flaw of A/B testing

The Fatal Flaw of A/B Tests: Peeking

Reading time: about 6 min

Posted by: Paul Draper

A/B significance testing has become irresistibly simple. Plug a few numbers in an online calculator, and voilà... statistically verified results.

But this on-demand verification is fatally flawed: Looking at results more than once invalidates their statistical significance. Every page refresh on your A/B test dashboard is tainting your outcome. Here’s why it happens and how you can fix it.

P-values and p-hacking

The p-value expresses the likelihood of false positives. P-hacking is the practice of calculating the p-value using one process but conducting the experiment using a different process.

An example from the XKCD web comic:

The subject calculates p = 0.01 based on the process “I think of a number and he guesses it.” However, the actual process was “...and repeats this until he gets it right.” Her p-value test was based on a different process than what was actually used.

A/B tests often have a similar problem. Pearson chi-squared, Fisher exact, Student t, etc. -- all assume the following process, diagramed with Lucidchart below:

When followed, this process is mathematically guaranteed to have a false positive rate of only 5%.

However, most people want to (1) cut failed experiments as soon as possible and (2) promote successful experiments as soon as possible. So they refresh the test results (aka peek), hoping to obverse significance as soon as it happens.

The problem is that this is a different process than our p-value was created for.

Simulated example

Let’s see how much of a difference peeking makes. Suppose we target a conversion event with 20% baseline success and accept p < 0.10. Let’s consider what happens when (1) B also converts at 20% and (2) B converts at the modestly higher 22%.

No peeking

The chances for accepting A or B, over the size of the fixed sample:

  1. As expected, when there is no difference, the false positive rate is 5% for A and 5% for B.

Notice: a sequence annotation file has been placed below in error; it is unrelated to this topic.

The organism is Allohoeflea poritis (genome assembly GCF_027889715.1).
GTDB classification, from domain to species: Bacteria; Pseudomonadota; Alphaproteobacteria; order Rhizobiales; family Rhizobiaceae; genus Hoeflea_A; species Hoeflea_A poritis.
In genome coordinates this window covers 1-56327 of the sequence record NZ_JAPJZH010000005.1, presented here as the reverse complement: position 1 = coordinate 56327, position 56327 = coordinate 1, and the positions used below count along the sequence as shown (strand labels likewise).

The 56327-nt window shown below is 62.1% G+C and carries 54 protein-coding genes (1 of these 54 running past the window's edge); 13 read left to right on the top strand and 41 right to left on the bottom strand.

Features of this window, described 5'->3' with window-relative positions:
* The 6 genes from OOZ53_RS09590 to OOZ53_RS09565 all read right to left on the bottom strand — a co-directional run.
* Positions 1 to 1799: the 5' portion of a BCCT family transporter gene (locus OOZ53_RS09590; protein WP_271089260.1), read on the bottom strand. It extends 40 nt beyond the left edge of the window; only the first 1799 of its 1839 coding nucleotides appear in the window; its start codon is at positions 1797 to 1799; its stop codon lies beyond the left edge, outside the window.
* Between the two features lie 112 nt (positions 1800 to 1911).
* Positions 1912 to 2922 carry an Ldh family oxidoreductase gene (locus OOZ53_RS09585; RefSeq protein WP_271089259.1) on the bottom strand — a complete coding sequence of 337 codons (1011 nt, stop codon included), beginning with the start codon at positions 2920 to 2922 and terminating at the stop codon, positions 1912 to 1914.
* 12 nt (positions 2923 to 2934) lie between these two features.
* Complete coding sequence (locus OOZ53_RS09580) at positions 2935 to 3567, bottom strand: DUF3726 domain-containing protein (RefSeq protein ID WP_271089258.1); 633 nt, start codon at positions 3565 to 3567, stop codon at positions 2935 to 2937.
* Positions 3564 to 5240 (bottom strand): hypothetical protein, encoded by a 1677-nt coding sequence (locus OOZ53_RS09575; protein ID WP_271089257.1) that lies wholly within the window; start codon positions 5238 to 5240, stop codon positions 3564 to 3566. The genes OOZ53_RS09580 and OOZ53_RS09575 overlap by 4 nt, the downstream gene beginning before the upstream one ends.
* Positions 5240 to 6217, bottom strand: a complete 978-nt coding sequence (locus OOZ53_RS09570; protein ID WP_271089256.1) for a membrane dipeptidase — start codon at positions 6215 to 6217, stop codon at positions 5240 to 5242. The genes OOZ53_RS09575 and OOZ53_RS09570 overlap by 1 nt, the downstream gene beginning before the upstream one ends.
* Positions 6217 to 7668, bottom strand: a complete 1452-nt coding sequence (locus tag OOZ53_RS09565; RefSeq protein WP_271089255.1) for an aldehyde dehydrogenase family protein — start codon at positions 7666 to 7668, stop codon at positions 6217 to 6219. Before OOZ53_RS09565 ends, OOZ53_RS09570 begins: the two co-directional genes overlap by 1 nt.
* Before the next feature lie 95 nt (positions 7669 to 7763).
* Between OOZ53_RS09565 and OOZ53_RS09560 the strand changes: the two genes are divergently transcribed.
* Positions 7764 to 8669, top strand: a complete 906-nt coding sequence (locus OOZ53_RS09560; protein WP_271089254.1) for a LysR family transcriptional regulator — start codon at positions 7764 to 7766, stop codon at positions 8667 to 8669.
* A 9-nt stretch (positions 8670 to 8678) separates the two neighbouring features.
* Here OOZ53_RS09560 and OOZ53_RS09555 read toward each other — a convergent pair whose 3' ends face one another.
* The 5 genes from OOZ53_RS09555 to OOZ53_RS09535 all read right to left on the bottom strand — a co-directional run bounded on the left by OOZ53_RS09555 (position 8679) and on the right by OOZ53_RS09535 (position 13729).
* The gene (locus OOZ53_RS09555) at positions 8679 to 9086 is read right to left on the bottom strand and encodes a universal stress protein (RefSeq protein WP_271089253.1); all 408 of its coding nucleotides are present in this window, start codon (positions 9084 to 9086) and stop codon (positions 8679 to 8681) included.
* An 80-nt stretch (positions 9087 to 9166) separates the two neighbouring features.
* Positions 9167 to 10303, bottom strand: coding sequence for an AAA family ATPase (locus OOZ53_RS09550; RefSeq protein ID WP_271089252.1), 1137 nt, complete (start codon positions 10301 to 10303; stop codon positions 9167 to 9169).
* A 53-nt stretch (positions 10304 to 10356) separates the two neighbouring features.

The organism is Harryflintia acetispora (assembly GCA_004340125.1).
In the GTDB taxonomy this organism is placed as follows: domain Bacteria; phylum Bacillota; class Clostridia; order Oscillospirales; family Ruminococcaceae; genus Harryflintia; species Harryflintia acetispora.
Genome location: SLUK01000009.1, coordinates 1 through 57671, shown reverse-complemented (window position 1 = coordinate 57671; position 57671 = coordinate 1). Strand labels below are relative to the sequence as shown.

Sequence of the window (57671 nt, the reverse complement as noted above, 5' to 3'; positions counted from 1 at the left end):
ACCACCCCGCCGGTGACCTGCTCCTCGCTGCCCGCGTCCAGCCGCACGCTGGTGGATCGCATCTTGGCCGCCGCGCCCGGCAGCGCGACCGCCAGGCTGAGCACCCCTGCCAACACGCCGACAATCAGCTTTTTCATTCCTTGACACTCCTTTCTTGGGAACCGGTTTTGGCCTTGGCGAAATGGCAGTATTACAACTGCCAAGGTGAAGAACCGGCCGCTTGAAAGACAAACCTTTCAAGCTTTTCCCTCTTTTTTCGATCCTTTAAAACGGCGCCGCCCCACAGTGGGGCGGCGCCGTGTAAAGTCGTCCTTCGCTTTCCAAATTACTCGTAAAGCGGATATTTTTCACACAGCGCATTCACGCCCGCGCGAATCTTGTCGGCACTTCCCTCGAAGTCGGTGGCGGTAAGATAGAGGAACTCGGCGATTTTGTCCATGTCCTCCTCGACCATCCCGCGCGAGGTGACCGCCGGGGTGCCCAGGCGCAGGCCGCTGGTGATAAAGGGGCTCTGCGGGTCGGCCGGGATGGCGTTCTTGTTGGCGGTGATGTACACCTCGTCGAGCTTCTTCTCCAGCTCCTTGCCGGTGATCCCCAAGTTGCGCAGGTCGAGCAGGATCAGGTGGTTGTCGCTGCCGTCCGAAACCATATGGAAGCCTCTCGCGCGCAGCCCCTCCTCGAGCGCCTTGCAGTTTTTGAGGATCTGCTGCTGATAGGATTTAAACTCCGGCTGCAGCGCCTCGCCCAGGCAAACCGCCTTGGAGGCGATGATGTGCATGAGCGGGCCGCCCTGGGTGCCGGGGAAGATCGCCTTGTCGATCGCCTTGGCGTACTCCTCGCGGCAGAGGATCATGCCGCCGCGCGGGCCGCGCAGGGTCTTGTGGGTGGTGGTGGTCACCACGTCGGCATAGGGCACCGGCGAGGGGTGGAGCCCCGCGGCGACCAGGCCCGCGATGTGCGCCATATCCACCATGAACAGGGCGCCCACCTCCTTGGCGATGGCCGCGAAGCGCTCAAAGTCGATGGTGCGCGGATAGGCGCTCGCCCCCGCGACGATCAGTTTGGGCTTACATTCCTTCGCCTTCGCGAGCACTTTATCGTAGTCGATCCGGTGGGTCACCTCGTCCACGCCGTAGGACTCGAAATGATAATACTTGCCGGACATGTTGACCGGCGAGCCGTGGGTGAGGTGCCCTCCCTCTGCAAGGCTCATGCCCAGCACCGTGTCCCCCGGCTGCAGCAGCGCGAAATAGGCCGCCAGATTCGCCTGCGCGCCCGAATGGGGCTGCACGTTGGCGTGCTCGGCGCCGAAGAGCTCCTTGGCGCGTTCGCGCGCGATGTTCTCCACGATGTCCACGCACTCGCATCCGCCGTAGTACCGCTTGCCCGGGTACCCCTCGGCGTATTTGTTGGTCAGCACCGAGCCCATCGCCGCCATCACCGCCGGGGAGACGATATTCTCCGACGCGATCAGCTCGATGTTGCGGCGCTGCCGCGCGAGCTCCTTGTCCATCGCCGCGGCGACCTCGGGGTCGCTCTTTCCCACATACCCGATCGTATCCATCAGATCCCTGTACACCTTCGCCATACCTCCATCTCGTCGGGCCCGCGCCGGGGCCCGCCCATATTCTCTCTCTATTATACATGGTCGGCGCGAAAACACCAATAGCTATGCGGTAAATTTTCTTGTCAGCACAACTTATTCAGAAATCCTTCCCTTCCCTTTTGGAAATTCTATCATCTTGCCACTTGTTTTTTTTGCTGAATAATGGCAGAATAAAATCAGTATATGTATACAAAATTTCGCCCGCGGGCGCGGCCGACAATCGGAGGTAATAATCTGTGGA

2. When there is a difference, A is favored, and detection likelihood increases with sample size.


The cumulative chances for accepting A or B when the p-value is checked every sample (min 200 samples):

  1. After 2000 samples, there is a combined 55% chance of incorrectly concluding that one is better the other -- over five times the expected false positive rate of 0.10.
  2. When there is a difference, the chance of accepting the loser as the statistically significant winner jumps from nearly nothing to 10%.

The feedback loop has altered the process and destroyed the validity of the statistics.

What to do?

The simplest solution is to use the significance tests as they were designed: with a fixed sample size. Simple, but not practical.

Boss: “Variation B is doing great! Let’s give all users that experience.”
Underling: “We can’t. We have to wait another month.”
Boss: “Variation B is doing terrible! Shut it off right away!”
Underling: “We can’t. We have to wait another month.”
Boss: “Was A or B better?”
Underling: “We couldn’t detect a significant difference.”
Boss: “Keep running it.”
Underling: “We can’t. That was our only chance.”

Alternatively, we can still peek at the results but account for the overconfidence that peeking causes. If we want p < 0.10, we’ll, say, accept only p < 0.02 on a particular peek. Naturally, it will takes much longer to reach significance. (This is in fact Optimizely’s approach, although instead of assuming continuous peeking, it adjusts only when the experimenter views the results.)

A different paradigm

So far, we’ve been getting rather cagey answers from statistics. The fundamental problem is that we are asking it the wrong question.